It’s a sad truth that $300 doesn’t go very far in today’s world, least of all when it comes to making a movie. Good for us is the fact that somebody forgot to tell director Shawn Holmes, who through the power of goodwill and scrounging managed to create his debut feature, Memory Lane, with exactly that budget.
With the film coming to the UK later this year courtesy of Left Films, you can take an exclusive advance peek at the brand new trailer right here alongside a syndicated Q&A on the movie and then ask yourself… Would you die for love?
Memory Lane stars Michael Allen, Zac Snyder, Meg Barrick and Julian Curi; it was directed, produced, and co-written by Shawn Holmes. Check out all the goods below, and keep it right here for more on Memory Lane as it becomes available!
After the mysterious death of his girlfriend, Nick attempts suicide but is brought back to life. He discovers he can time travel in the moments between life and death so to find his girlfriend’s killer, he just needs to keep killing himself… over and over and over again.
Memory Lane Syndicated Q&A:
Q: $300US is a very small number for any film. How was the money spent?
A: Memory Lane may very well be the most inexpensive film ever made. $286US was spent loading the filmmaker’s refrigerator with food for the actors before the first day of shooting. An additional $6US was spent on fake blood. Everything else needed for the film was either borrowed or created out of things that the cast and crew already had.
Q: How long did the film take to complete?
A: Memory Lane was written in August and September of 2010. It was shot over 6 weekends in April and May of 2011. It was edited in June and July. It took 11 months from inception to completion.
Q: Since Shawn was making this film independently with such a small budget, obviously he wasn’t being paid. How did he support himself during the 11 months that it took to make Memory Lane?
A: Director, producer, and co-writer Shawn Holmes worked as a freelance photographer, graphic designer, and music video director for local artists in Ohio while shooting Memory Lane. He also stole money from his mother.
Q: Quite a bit of buzz was generated before Memory Lane was even shot. How did you go about doing this?
A: Within a month of the Memory Lane fan page going live on Facebook, it almost earned more likes than the film festival at which they wanted to premiere the movie. Realizing the inherent power of their newfound fan base and the buzz that it was generating in the local media outlets, they began to use their Facebook page to help get the movie made. If they needed a prop such as a gun, they could announce this on their page and challenge their fans to find them a real gun to use. The winners were awarded with a free DVD of the finished movie, invites to private screenings, or even walk-on roles in the movie.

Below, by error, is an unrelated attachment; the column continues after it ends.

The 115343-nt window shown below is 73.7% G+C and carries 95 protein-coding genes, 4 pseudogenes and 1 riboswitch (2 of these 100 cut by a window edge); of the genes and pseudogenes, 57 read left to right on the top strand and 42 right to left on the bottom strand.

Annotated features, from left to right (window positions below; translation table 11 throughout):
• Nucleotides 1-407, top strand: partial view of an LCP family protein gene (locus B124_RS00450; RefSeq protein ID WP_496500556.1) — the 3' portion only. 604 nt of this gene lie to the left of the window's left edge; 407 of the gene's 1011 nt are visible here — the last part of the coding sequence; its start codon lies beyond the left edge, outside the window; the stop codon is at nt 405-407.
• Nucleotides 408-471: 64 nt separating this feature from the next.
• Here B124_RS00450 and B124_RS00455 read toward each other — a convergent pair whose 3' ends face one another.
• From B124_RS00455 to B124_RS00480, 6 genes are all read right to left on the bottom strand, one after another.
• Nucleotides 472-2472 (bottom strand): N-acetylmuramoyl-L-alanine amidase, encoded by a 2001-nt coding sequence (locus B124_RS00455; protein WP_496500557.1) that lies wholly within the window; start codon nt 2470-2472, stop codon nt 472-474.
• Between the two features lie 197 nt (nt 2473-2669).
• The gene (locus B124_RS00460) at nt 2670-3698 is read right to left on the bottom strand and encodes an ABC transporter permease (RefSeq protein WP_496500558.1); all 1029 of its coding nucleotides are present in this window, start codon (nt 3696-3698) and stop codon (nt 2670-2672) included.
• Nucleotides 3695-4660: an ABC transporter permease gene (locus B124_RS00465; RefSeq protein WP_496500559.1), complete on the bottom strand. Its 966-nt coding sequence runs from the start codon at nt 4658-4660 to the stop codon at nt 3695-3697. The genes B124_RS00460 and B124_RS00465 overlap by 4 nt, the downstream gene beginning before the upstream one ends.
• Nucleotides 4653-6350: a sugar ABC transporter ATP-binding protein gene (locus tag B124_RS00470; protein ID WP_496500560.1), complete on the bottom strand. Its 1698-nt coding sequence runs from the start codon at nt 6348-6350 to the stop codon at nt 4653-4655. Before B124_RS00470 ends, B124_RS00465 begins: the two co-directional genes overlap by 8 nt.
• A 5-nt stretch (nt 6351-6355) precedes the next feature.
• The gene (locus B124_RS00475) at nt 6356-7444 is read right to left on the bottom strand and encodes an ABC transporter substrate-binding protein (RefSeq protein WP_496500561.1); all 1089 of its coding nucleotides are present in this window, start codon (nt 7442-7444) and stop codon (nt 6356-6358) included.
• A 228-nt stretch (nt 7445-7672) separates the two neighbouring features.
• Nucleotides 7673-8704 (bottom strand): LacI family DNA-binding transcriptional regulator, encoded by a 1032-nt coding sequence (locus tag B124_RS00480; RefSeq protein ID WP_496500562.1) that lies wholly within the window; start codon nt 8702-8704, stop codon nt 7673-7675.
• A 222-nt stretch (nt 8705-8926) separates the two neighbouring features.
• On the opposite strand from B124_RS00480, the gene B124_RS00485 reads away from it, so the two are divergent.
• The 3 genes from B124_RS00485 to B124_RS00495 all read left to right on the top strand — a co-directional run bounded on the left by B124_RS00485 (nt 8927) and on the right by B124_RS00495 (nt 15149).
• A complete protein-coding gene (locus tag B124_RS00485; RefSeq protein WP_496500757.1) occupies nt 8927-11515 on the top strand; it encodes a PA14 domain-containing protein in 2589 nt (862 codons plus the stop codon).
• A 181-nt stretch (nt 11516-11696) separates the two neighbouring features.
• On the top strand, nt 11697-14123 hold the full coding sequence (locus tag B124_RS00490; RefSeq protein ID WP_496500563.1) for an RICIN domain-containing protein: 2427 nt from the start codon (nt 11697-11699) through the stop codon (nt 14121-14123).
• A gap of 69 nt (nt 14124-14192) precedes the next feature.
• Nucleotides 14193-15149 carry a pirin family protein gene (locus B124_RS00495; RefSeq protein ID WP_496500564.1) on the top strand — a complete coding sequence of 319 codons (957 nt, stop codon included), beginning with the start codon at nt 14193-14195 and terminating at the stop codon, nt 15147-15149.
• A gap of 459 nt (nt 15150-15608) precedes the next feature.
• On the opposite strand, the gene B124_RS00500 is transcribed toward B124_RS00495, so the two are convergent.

Q: Why was the film shot with no budget?
A: Memory Lane was designed to be shot no matter what. Shawn and HK (Sathappan) wrote locations into the script that they knew they had access to. They wrote in people who they already knew could act. After going through a month of fundraising, with no considerable progress, they realized that the only way Memory Lane would get made was to just go out and make it – the way Memory Lane had always been designed.
Q: What sort of equipment was used for the production?
A: Shawn already owned a Canon T2i DSLR prior to the film’s production. This camera was used for every shot in the finished film. The lighting used were simple construction lights that can be purchased at most hardware stores for less than $20. For audio they borrowed a Zoom H4N. Shawn edited the entire film on his laptop – a standard 13” MacBook Pro with Final Cut Pro. Color correction was done in Adobe After Effects.
Q: There are some stunning effects shots in the film; how did Shawn go about getting some of those shots?
A: Most of the effects shots in the film are practical effects. Sometimes a simple digital fade is used for Nick’s return from Memory Lane. The flickering lights above the tub in the garage were created by rubbing frayed wires against an electrically charged bird cage to produce a truly random flickering effect.
Another notable effects shot is the explosion during an Afghanistan War flashback. Michael Guy Allen, who stars as Nick Boxer, is a combat veteran, and he enlisted the help of his military friends to shoot an actual grenade launcher in the basement of a hair salon, which turns out beautifully chaotic in the finished film. No one was harmed.
Q: Though the film is over an hour long, it seems to fly by in the blink of an eye. How does Shawn’s directing style influence the finished movie?
A: Shawn has stated that his directing style can be reduced to the use of two basic tools, character want and his own curiosity: “What the character wants in this scene, sprinkled with a touch of my curiosity is what drives the movie from beat to beat. While editing, if two people are talking and I can’t get the want to matter enough to me on a personal level, I’ll let them talk over images or sounds that do intrigue me. Images or sounds that intensify the want. Images or sounds that my curiosity has led me to. For instance, in the scene where our boys go after Harper. Ben is driving the car, he and Nick are planning what they’re going to do in what is essentially the next scene, the future. Movies are this great thing that let you take these narrative liberties that would be utterly nonsensical in any other medium. So, as they were talking about the future… I sort of let myself wander further into what they were talking about. And the result is two men, caught up in the past, presently discussing the future that begins to occur right before your eyes. That’s interesting to me. Its stunning evidence of where my curiosity has led me.”
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